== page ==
The Raid *****
WELSH director, Gareth Evan’s Indonesian set, action feature, The Raid, certificate 18, is a deliciously over the top violent action feature, that once again showcases the high quality of film’s produced by the Asian film industry.
Evan’s follows up his 2009 feature Merantau, which also dabbled with martial arts, and also starred The Raid’s leading man, Iko Uwais. The film premiered at the Toronto Film Festival, receiving largely positive reviews from both critics and audiences.
Set deep within the slums of Jakarta, the capital city of Indonesia. The film starts with a police swat-team attempting to secure an old apartment building and bring in the criminal kingpin, Tama Riyadi, played by Ray Sahetapy.
Cloaked under the cover of pre-dawn darkness, the 20-man team arrives at the apartment and proceeds to go floor by floor, attempting to quietly secure the building. When they reach the sixth floor, the team is finally spotted and all hell breaks loose.
The feature switches tone and at times feels more like a horror movie. As the team members are slowly whittled down, the film becomes more about their individual survival than the capture of Riyadi. The director ramps up the tension, as the surviving members, hide from their pursuers and at times the feature becomes visually claustrophobic.
The film’s central protagonist is Rama, played by Iko Uwais. He is a rookie cop, with a deeply guarded secret that connects him to the criminal gang. His character uses a form of martial arts, called Pencak Silat, which originated in Indonesia. At times he appears to be a one-man army, taking on numerous opponents at once.
The various martial arts on display the film are choreographed to perfection. The director has a clear understanding of the techniques and fighting styles on display, allowing some scenes to play out at surprising lengths. Despite this the sequences never become repetitive or dull.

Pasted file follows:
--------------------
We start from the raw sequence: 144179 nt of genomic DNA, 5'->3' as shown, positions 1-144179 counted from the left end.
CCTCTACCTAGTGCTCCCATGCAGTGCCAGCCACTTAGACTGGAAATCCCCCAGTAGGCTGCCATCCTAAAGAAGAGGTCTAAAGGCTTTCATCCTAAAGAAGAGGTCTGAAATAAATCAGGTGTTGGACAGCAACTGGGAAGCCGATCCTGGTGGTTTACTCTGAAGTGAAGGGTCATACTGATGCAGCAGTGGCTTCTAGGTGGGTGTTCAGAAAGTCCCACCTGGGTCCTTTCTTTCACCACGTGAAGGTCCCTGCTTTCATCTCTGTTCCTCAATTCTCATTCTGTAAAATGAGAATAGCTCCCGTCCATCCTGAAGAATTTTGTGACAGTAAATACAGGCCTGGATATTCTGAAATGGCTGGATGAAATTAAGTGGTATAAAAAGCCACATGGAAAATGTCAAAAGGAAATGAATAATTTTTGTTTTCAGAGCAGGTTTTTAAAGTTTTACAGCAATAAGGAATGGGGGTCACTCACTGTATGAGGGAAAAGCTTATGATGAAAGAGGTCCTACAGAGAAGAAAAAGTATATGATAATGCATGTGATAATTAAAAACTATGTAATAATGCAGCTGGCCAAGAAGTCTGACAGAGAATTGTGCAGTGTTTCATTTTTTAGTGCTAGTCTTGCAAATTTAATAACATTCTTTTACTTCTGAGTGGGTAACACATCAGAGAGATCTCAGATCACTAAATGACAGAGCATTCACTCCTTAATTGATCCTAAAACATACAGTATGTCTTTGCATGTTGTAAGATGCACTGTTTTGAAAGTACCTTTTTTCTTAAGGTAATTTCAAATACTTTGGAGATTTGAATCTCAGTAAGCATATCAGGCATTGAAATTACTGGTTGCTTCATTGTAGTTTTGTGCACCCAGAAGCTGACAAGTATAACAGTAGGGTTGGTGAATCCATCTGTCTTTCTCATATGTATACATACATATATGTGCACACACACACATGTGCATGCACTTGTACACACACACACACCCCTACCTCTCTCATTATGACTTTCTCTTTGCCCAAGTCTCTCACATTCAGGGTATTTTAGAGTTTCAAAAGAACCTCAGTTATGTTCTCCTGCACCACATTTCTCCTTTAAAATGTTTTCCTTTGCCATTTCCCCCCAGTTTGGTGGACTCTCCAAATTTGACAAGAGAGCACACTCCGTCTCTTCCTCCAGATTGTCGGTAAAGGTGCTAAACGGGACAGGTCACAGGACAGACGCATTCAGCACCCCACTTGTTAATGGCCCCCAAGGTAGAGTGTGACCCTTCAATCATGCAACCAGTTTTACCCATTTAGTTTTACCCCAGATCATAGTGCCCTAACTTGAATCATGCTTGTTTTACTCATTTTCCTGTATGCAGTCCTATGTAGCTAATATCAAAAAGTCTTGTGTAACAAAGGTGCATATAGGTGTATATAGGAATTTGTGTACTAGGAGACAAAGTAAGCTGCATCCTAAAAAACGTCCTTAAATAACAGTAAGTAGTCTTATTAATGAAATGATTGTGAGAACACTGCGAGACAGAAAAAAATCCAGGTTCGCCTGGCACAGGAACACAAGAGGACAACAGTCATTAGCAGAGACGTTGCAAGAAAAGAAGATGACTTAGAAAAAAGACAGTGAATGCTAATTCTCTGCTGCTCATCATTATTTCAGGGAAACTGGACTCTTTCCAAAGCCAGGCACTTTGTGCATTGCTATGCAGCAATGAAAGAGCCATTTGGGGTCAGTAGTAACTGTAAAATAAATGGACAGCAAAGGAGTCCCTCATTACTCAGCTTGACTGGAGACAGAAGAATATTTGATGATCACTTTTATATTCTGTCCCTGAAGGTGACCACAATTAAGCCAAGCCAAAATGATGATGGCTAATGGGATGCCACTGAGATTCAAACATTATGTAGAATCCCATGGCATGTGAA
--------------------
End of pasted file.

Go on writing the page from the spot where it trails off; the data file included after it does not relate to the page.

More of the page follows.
In particular the climactic battle involving Rami and two of Tama’s henchmen, Andi, played by Donny Alamsyah and Yayan Ruhian’s, Mad Dog. Is vicious and brutal, and features the rather inventive use of a fluorescent tube. Ruhian’s character is particularly menacing on-screen presence, with his with his deadly fighting skills.
Evan’s has described the film, as homage to some of the action films he grew up with in the 1980’s. Referencing films like Bruce Willis’s Die Hard and Arnold Schwarzenegger’s 1985 feature, Commando.
The film reminded me personally of John Carpenter’s 1976 classic, Assault of Precinct 13. It has a similar style to Carpenter’s film and features a similar score. Visually it also reminded me of the 2008 French horror movie, Le Horde, which also took place in a downtrodden apartment building.
With the director confirming last week on BBC Radio 5 that he is already penning a sequel, credit must be bestowed upon his young Welsh shoulders for creating such a fantastically over the top entry into the Action genre.
The film’s Violent visual style might put some viewers off, but fans of the genre will quickly find themselves at home.
Viewers should not be put by the feature’s foreign movie label. Despite being subtitled the film is easy to follow and much like the 2002 feature, City of Gods, they will miss out on a real cinematic treat.
Review by William McClean